Gloom Boom & Doom Report, highlights unusual investment opportunities. Faber is also the author of several books, including Tomorrow's Gold: Asia's Age of Discovery (2002), which spent several weeks on Amazon's best-seller list and is being translated into Japanese, Chinese, Korean, Thai and German. He also contributes regularly to leading financial publications around the world. Much also has been written about Faber. Nury Vittachi, one of Asia's most popular writers and speakers, published Riding the Millennial Storm: Marc Faber's Path to Profit in the Financial Markets (1998). The Financial Times of London described him as "something of an icon" and Fortune called him a "congenital contrarian and shrewd Swiss investment advisor."

Thursday, March 1, 2012

UAE investors look to hold assets -

Dubai: The number of UAE investors adopting a 10-year-plus strategy has significantly increased and that of investors choosing a short-term investment strategy continues to decline, according to the latest Friends Provident International (FPI) Investor Attitudes Report.
The study shows that UAE investors are adopting longer-term investment strategies, with the percentage of respondents opting for a ten-year-plus strategy almost doubling since the last survey conducted in the third quarter of 2011.
The trend suggests that consumers are taking responsibility for their future and saving over the longer term to achieve their financial goals, the study said.
Against the backdrop of the European sovereign debt crisis, and an unpredictable political landscape across the Middle East and North Africa (Mena), the latest FPI Investor Attitudes Report shows that the Friends Investor Attitudes Index for the UAE has fallen just two points and it now stands at 15 points.
Article continues below
This is the smallest decline across the three countries (Hong Kong, Singapore and the UAE) surveyed and the UAE still shows the most positive sentiment.
Cautious approach
UAE investors have demonstrated a cautious approach showing preference for ‘safe haven' investments such as gold, and a significantly increased preference towards risk-averse strategies.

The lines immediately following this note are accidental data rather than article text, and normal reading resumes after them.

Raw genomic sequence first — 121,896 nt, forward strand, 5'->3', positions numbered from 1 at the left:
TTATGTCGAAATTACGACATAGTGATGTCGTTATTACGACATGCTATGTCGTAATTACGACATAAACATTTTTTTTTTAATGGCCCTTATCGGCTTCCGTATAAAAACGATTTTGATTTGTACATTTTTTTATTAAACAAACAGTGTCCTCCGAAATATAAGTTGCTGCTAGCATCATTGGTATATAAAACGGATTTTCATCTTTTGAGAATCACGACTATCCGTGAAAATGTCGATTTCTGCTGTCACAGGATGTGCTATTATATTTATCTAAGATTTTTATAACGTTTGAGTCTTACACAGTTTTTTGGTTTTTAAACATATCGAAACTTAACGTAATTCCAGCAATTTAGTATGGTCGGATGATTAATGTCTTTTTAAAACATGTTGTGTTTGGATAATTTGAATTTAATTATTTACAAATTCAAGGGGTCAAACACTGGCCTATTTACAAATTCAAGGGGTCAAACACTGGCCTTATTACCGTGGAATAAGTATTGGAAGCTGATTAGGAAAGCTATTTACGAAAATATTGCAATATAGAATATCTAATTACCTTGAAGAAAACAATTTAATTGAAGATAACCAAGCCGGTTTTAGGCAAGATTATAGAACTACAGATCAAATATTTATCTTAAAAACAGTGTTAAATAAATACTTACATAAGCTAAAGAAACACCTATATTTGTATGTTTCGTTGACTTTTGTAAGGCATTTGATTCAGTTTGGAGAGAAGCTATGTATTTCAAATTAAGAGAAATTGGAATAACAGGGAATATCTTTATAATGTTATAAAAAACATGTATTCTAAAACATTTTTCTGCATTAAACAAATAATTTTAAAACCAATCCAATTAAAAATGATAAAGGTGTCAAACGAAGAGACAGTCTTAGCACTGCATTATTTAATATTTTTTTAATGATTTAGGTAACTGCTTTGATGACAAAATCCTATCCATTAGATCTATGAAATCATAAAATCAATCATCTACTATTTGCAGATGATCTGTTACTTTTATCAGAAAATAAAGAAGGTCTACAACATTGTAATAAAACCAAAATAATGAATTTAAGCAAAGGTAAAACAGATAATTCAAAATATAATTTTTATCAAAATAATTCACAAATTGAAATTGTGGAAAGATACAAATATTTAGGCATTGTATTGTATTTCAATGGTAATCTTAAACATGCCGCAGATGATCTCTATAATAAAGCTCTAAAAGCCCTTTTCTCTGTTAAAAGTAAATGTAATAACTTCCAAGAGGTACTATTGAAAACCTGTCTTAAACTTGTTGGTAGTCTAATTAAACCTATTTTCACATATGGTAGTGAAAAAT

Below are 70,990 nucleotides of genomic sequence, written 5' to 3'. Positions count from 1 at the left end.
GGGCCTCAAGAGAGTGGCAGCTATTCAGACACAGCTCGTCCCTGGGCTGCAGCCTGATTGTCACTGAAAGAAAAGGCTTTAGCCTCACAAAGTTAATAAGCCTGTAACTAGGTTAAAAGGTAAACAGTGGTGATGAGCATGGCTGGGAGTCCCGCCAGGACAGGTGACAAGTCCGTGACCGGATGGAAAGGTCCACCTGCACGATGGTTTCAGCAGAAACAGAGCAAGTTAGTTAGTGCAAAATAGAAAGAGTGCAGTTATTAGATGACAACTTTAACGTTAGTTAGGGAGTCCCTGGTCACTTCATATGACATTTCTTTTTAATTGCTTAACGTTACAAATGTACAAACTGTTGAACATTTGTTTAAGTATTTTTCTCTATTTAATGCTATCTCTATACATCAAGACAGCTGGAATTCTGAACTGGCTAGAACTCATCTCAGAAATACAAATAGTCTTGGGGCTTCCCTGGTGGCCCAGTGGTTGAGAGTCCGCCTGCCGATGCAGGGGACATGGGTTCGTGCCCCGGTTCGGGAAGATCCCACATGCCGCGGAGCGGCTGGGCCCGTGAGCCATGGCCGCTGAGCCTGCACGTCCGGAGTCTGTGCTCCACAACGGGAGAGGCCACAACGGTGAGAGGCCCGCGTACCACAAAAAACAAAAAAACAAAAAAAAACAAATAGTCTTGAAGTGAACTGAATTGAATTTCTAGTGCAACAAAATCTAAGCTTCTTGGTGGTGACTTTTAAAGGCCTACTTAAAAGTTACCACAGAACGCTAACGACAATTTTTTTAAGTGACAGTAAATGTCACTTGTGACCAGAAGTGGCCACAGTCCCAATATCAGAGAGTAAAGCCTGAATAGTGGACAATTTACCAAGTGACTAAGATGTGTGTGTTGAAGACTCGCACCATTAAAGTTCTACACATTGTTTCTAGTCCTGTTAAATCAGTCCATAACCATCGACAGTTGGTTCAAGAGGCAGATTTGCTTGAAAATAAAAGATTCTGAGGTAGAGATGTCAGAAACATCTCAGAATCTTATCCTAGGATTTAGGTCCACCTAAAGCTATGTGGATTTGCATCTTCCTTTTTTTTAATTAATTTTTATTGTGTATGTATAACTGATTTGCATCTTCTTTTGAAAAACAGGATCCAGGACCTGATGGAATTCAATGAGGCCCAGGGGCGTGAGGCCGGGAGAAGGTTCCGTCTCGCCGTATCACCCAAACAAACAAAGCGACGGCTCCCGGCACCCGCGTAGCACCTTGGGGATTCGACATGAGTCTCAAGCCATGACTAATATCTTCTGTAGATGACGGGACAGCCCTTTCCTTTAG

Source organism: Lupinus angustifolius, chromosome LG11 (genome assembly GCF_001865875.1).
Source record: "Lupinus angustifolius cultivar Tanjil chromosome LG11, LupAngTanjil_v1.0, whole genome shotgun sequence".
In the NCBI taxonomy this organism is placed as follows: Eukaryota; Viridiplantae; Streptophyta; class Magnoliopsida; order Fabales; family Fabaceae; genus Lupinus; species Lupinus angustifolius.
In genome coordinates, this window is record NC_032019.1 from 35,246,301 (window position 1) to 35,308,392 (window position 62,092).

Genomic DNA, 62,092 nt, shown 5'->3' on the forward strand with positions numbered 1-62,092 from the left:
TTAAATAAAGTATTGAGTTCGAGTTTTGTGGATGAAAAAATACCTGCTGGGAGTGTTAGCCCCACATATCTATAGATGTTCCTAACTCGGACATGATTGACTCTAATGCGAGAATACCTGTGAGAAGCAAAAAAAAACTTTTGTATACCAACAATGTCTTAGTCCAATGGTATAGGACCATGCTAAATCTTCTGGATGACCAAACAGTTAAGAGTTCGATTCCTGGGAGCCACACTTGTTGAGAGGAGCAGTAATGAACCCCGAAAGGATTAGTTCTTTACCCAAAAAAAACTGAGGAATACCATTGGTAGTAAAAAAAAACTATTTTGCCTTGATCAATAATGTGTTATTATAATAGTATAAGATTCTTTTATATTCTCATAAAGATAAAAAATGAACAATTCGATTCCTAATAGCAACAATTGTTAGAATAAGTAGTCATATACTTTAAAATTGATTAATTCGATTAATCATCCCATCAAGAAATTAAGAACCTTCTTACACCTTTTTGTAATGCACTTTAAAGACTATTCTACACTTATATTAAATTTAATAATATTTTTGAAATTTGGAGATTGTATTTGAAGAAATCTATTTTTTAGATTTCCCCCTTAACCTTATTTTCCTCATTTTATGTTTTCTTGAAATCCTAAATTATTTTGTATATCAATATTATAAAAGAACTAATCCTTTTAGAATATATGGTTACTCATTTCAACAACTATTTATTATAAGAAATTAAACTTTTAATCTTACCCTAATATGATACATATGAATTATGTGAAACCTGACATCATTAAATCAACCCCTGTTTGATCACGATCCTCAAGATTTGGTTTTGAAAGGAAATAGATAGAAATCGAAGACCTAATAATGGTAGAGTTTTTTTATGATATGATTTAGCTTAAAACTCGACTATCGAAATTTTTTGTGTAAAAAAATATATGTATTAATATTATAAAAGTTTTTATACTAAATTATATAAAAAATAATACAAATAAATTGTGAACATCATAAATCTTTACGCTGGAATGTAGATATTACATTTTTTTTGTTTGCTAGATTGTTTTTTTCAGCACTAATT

"The slight fall in the Friends Investor Attitudes Index for the UAE is understandable given the continuing turmoil in global investment markets. However, the drop of just two index points reflects a growing maturity among UAE investors, who — it is clear from the report — are taking a longer-term approach to investing and consequently appear less concerned about short-term market fluctuations," said Matthew Waterfield, general manager, Middle East and Africa at Friends Provident International.
Compared with Hong Kong and Singapore, where the Investor Attitudes indices have dropped to new lows, the UAE index shows the most positive investor sentiment.
The index for Hong Kong, which was stable at 15 points in the previous two surveys, fell sharply to 11 points.
The sentiment in Sing-apore has continued its slide, with the index at 12 points having fallen from its highest level of 21 points and 16 points in the previous two surveys.
Interestingly, the preference for investing in collectables, such as works of art, classic/vintage cars etc has plummeted and this is now the least-preferred asset class in the UAE.
In the latest survey, only about 30 per cent of investors viewed the current market as improving, 11 per cent less than the previous survey.
Investors also view the prospects for the UAE investment market in six months' time less favourably, with 9 per cent more respondents having an unfavourable outlook than in the previous survey.
The report also shows that affluent respondents are more likely to invest outside of the Middle East to mitigate the impact of political changes in some countries in the region.
When choosing investment funds, 58 per cent of UAE respondents view past performance as the number one criteria for selecting a particular fund, followed by risk ratings (56 per cent) and fund charges.